A federal safety watchdog is calling for expanding the distance from a methane gas pipeline that is considered “safe.” The Pipeline and Hazardous Materials Safety Administration (PHMSA) — which has authority over pipeline safety for methane gas and oil pipelines — told the National Transportation Safety Board (NTSB) it would “strongly consider” expanding what it calls the “potential impact radius,” which others call the “blast zone,” “hazard area” and “incineration zone.”
A major leak from a gas pipeline is reported to federal regulators more than every other day. The formula used to calculate a 600-foot “safe distance” for a campsite 675 feet away from a pipeline buried 8 to 15 feet underground exploded, creating what E&E News described as “a blowtorch 2 ½ feet wide” that incinerated the families’ campsite, melting tents and sleeping bags, and killing all 12 people. “The only reason we could tell it was a tent was the geometric design of the poles,” police officer John Balderston told the LA Times at the time.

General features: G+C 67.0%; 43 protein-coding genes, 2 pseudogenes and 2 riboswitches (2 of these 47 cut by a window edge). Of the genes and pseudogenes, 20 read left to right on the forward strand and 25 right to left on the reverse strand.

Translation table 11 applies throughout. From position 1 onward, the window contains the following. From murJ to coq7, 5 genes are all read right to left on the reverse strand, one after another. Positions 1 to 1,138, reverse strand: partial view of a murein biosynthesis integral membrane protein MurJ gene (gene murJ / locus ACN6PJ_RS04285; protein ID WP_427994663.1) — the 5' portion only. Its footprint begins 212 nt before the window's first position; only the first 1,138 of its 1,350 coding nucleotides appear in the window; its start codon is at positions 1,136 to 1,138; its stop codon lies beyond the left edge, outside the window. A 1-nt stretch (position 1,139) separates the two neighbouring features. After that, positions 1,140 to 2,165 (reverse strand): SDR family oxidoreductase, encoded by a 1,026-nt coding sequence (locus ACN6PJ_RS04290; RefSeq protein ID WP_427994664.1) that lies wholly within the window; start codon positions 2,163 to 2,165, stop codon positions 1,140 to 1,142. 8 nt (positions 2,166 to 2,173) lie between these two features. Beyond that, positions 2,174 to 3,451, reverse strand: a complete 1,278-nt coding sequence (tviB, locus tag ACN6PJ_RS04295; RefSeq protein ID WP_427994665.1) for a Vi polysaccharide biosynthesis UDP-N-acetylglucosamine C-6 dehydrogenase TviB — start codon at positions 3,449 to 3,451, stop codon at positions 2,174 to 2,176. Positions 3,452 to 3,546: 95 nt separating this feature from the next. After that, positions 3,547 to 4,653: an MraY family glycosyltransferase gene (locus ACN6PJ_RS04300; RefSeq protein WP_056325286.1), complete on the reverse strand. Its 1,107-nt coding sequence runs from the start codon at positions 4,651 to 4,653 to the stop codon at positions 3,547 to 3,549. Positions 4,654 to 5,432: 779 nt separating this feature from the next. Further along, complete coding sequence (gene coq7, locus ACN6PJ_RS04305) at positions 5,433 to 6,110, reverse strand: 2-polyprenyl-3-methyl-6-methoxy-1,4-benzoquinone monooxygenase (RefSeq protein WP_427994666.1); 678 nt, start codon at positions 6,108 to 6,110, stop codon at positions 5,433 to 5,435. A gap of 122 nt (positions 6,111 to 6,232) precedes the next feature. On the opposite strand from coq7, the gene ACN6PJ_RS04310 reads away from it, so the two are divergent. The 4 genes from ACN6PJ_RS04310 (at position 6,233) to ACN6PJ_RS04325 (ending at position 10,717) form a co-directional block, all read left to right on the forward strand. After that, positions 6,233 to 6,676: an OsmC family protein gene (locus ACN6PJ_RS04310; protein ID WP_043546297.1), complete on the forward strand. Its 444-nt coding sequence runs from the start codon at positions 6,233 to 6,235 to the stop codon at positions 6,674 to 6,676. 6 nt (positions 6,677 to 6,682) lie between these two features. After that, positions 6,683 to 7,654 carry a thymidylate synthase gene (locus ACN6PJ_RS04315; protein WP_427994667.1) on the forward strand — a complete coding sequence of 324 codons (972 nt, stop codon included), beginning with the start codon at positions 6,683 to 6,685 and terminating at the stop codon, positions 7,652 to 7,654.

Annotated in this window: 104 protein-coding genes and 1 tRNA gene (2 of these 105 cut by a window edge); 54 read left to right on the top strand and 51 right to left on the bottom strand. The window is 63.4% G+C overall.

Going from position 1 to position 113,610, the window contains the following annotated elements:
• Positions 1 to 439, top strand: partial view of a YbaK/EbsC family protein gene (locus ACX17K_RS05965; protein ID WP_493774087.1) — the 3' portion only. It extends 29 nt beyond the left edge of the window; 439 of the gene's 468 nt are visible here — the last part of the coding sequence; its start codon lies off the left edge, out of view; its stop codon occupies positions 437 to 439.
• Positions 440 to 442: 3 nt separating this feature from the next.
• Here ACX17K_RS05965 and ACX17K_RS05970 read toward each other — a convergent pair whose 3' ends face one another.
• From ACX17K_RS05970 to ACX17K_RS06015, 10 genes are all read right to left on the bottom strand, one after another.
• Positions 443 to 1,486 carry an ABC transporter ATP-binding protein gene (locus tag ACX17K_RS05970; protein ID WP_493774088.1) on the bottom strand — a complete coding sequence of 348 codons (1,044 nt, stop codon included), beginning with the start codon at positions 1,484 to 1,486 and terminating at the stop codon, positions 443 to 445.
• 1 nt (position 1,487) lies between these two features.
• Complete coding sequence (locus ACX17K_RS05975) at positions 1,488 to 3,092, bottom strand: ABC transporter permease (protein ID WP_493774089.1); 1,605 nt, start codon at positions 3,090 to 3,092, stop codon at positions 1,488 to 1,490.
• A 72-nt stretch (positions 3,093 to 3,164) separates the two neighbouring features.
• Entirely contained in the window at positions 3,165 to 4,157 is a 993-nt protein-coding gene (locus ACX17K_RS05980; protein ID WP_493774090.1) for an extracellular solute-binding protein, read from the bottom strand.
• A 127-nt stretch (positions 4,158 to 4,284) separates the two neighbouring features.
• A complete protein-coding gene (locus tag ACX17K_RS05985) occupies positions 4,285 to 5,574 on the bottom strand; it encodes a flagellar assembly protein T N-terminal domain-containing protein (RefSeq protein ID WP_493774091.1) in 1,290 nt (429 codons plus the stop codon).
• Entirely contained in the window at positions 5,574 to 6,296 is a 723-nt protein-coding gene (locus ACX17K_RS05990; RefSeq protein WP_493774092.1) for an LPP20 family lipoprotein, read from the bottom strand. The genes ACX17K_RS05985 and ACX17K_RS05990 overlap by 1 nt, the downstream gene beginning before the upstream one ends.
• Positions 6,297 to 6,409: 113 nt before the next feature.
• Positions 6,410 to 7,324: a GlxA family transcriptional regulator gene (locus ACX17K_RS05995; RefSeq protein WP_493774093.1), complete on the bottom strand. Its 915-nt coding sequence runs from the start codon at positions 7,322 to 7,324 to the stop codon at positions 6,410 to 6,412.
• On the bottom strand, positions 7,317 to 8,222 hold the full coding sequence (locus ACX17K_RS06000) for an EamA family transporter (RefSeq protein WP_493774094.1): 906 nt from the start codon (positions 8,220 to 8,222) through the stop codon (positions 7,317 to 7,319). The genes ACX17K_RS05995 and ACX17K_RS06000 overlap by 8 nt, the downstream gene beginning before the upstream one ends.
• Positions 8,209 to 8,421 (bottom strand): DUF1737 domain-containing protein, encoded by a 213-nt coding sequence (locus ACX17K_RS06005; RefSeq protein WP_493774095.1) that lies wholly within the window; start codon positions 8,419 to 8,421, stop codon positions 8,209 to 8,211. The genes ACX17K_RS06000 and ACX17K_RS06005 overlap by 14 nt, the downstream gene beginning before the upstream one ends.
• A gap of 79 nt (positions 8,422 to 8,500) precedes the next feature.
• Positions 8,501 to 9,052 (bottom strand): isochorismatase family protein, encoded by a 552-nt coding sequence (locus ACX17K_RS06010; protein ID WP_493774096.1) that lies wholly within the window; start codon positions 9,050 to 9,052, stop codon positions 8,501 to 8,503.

The formula for determining what area would be “severely impacted” by an explosion is based on numerous assumptions, including that any person within the area, even if they were asleep, could — within five seconds of a blast — comprehend what is going on, decide to flee, run at about 5 mph for 25 seconds, and then find shelter within 200 feet. Royce Deaver worked as a pipeline consultant for ExxonMobil for over three decades. “The whole thing was a fantasy story,” he told E&E News. “Like a fairy tale,” (E&E News)
This summary has been updated to more accurately reflect the scope of PHMSA’s jurisdiction.